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Taking My Engine Back From C#/MDX 9 to C++/DX 9...

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Well, I just started writing an engine using C# and MDX. I haven't gone very far, just initialization of DX, etc. And I've decided to switch back to pure C++ and DirectX. Is this recommended? I'm comfortable with both C++ and C#, and with DirectX in both. I've heard, and noticed myself, that pure C++/DirectX is faster than C#/MDX. And I'm placing my engine in a library (DLL). Would it be recommended to use C++ instead, if I'm kind of looking a little more for speed, and using a library? I know it's a kind of stupid question. But I wasn't sure exactly what would be the best route to go. I figured C++, myself, but is that true? Speed is one thing I'm looking for. But I actually find it a little bit cleaner to use C++ as well. C# seems like the language I'll use when writing somewhat complex Windows (WinForms) applications, database-driven apps., etc. And when I use the engine to make a game, it'll be bad enough if the user/friend/etc. doesn't have DirectX 9. But they'd also have to have the .NET Framework 2.0 if I use MDX. So what are your thoughts. And if you have anymore information on what advantages C++/DX has over C#/MDX I'd love to hear them. I'd like to know a little more about the differences. And I don't really want opinions. I'm looking for facts. =) Thanks in advance, Matt U.

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Speedwise, I think the MS claims MDX is about 95% of unmanaged DirectX. You may have a lot of other functionality in your engine though, that would benefit more by the manual optimizations you can do with C++ but not with .NET. I wouldn't consider that kind of speed difference significant when choosing technologies.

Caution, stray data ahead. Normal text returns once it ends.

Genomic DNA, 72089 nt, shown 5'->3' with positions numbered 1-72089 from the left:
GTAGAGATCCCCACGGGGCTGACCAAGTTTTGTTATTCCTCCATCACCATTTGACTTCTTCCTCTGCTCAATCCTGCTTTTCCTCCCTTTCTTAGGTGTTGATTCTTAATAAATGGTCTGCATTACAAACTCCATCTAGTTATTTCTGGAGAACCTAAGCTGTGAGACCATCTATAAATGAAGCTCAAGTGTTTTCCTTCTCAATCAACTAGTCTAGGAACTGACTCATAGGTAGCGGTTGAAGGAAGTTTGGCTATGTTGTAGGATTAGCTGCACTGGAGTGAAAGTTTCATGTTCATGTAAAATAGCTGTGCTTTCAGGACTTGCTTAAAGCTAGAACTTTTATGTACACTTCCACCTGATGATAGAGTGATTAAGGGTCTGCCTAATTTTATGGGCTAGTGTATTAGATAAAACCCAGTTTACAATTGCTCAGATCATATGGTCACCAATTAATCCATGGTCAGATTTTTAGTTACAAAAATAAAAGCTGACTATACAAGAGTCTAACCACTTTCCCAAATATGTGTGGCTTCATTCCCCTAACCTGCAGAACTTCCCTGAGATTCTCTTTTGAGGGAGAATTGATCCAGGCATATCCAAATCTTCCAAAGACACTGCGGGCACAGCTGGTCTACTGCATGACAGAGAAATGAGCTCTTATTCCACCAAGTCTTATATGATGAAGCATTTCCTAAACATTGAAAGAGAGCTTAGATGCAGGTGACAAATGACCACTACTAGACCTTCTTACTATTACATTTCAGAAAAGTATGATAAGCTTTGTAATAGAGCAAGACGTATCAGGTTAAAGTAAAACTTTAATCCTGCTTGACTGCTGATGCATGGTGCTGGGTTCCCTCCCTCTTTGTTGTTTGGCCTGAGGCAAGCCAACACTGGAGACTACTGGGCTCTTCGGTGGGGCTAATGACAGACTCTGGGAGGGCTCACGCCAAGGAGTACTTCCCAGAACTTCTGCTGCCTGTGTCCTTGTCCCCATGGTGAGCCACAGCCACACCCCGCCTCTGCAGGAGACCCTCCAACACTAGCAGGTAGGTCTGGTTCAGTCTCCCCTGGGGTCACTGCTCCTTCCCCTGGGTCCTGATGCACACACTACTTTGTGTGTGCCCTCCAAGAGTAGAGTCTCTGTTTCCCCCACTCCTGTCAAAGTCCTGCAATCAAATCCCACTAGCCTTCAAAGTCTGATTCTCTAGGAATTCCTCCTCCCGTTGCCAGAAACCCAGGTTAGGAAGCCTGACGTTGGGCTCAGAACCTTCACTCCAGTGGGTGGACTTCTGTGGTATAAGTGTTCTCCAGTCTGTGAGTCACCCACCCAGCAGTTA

Distribution of .NET and, even worse, MDX, is where it hurts. Hopefully this will get better with XNA, but currently it's a real show stopper.


I myself don't have a tight schedule, I distribute my professional projects on CD-ROM, and I don't care if I'm 10% slower than max framerate. My choice is definitely MDX.

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The native versus managed DirectX argument isn't really a substantial one - I believe the target was that blow-for-blow MDX should be within 97% of the native equivalent. I don't know if they achieved that exact target, but I'm not aware of any conclusive evidence that suggests managed is that much slower than native.

However, thats just regarding individual function calls - jumping the API boundary if you like. It doesn't factor in any other "pure language" differences - accessing and manipulating data structures, executing algorithms etc...

Although, in my experience of comparing languages its almost always a moot point - you can write crap/slow code in any language [smile]

My advice would be to go with whatever you're comfortable with and what suits your needs. I dont believe there is a strong enough reason to pick either language/method based purely on performance. Although, if you're a better C++ programmer than you are a C# programmer chances are you'll write cleaner, faster and generally more efficient code...